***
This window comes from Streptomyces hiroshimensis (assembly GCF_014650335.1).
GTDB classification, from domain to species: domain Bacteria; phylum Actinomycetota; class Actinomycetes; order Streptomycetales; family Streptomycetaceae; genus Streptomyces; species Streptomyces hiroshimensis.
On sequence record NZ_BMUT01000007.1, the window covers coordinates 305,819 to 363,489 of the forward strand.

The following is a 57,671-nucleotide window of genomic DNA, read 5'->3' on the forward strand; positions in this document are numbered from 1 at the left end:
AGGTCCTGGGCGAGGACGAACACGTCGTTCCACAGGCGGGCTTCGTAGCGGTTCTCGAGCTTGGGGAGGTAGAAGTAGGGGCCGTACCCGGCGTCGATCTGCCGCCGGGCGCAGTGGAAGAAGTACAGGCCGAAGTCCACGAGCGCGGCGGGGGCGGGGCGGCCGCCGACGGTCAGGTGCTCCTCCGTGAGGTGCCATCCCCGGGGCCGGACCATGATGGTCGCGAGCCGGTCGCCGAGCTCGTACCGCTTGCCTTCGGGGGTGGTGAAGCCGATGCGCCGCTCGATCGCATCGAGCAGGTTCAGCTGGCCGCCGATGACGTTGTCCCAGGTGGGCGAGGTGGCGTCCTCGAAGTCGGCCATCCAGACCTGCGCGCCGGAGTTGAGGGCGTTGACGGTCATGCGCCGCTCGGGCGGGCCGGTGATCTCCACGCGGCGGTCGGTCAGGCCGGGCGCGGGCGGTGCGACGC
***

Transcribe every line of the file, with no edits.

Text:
This window comes from Streptomyces hiroshimensis (assembly GCF_014650335.1).
GTDB classification, from domain to species: domain Bacteria; phylum Actinomycetota; class Actinomycetes; order Streptomycetales; family Streptomycetaceae; genus Streptomyces; species Streptomyces hiroshimensis.
On sequence record NZ_BMUT01000007.1, the window covers coordinates 305,819 to 363,489 of the forward strand.

The following is a 57,671-nucleotide window of genomic DNA, read 5'->3' on the forward strand; positions in this document are numbered from 1 at the left end:
AGGTCCTGGGCGAGGACGAACACGTCGTTCCACAGGCGGGCTTCGTAGCGGTTCTCGAGCTTGGGGAGGTAGAAGTAGGGGCCGTACCCGGCGTCGATCTGCCGCCGGGCGCAGTGGAAGAAGTACAGGCCGAAGTCCACGAGCGCGGCGGGGGCGGGGCGGCCGCCGACGGTCAGGTGCTCCTCCGTGAGGTGCCATCCCCGGGGCCGGACCATGATGGTCGCGAGCCGGTCGCCGAGCTCGTACCGCTTGCCTTCGGGGGTGGTGAAGCCGATGCGCCGCTCGATCGCATCGAGCAGGTTCAGCTGGCCGCCGATGACGTTGTCCCAGGTGGGCGAGGTGGCGTCCTCGAAGTCGGCCATCCAGACCTGCGCGCCGGAGTTGAGGGCGTTGACGGTCATGCGCCGCTCGGGCGGGCCGGTGATCTCCACGCGGCGGTCGGTCAGGCCGGGCGCGGGCGGTGCGACGC